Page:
MS. IFILL: And ultimately, assessing the Democratic nominee, who came to Charlotte to sell himself as well as to take a piece out of his Republican opponent.

PRES. OBAMA: They want your vote, but they don’t want you to know their plan. And that’s because all they have to offer is the same prescriptions they’ve had for the last 30 years – have a surplus? Try a tax cut. Deficit too high? Try another. Feel the cold coming on? Take two tax cuts, roll back some regulations, and call us in the morning.

MS. IFILL: Today, he turned that into not falling in love, tax cut, he just – he’s loving that rip. But Dan, four years later, did the president accomplish what he set out to do. He actually said, you know, four years ago was a much different man. And so now, he’s the president.

MR. BALZ: Well, he’s a much different man. The country is in a much different place. And he’s in a much different race than he was four years ago. And this race could still go either way. I think they got a lot done at the convention. The early nights were very strong. There was – Michelle Obama’s speech was a very powerful speech and went down well not only in the hall, but seemingly outside. President Clinton, as the clip showed, played his role. President Obama was not quite the President Obama that many people thought he might be. The rhetoric was not soaring, but in many ways the speech was similar to what he did in 2008. It talked about what he wants to do in the future, but mostly it was, I want to frame this choice in a way that is most helpful to me and most damaging to Governor Romney. And I think that while the speech didn’t get great reviews, the people I talked to today about it think that he did what he needed to do in terms of reaching specific audiences with specific messages.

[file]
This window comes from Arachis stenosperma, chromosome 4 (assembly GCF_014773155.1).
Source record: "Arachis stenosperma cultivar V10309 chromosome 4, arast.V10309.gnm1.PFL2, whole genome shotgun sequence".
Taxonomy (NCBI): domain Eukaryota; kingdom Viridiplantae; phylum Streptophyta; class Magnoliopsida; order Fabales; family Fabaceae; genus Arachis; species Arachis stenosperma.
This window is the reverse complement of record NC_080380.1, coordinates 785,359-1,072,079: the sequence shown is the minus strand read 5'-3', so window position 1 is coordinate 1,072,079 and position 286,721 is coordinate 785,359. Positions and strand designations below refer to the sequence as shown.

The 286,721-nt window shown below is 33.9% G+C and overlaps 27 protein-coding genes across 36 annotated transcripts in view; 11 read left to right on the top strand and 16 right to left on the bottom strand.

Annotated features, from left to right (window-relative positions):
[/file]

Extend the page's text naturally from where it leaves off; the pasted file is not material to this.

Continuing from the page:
MS. IFILL: I went to the speech, while he was delivering it last night, Peter, and counted, I think, 19 times he used that formulation, choice or choose. He likes that, doesn’t he?

MR. BAKER: Right. Now, has become the mantra for this year, in fact. An issue to look at this speech versus the one four years ago when he used the word “promise” 32 times. And so that was the year of promise. This is the year of choice. And because it’s not a referendum on him and his view, he would like it to be a choice between two different, as he says, very radically different philosophies. And the more he – and that’s what I think, of course, as Dan is saying, he set out to do here. He doesn’t want it to be about have we succeeded. It’s going to be, it’d be worse if the other guy takes over.

MS. IFILL: The interesting thing – and we were all at both conventions, Jeanne, Romney, even though he’s embracing the notion that this is a choice, not a referendum anymore, he only used that formulation a handful of times. It seemed like both – either party had different goals they were trying to accomplish.

MS. CUMMINGS: Well, the Democrats, of course, had the advantage of going second. And so they could find soft spots in the Republican message, and they tried to exploit them.

MS. IFILL: Like not supporting the troops or making some sort of –

MS. CUMMINGS: Not supporting the troops, not focusing on jobs.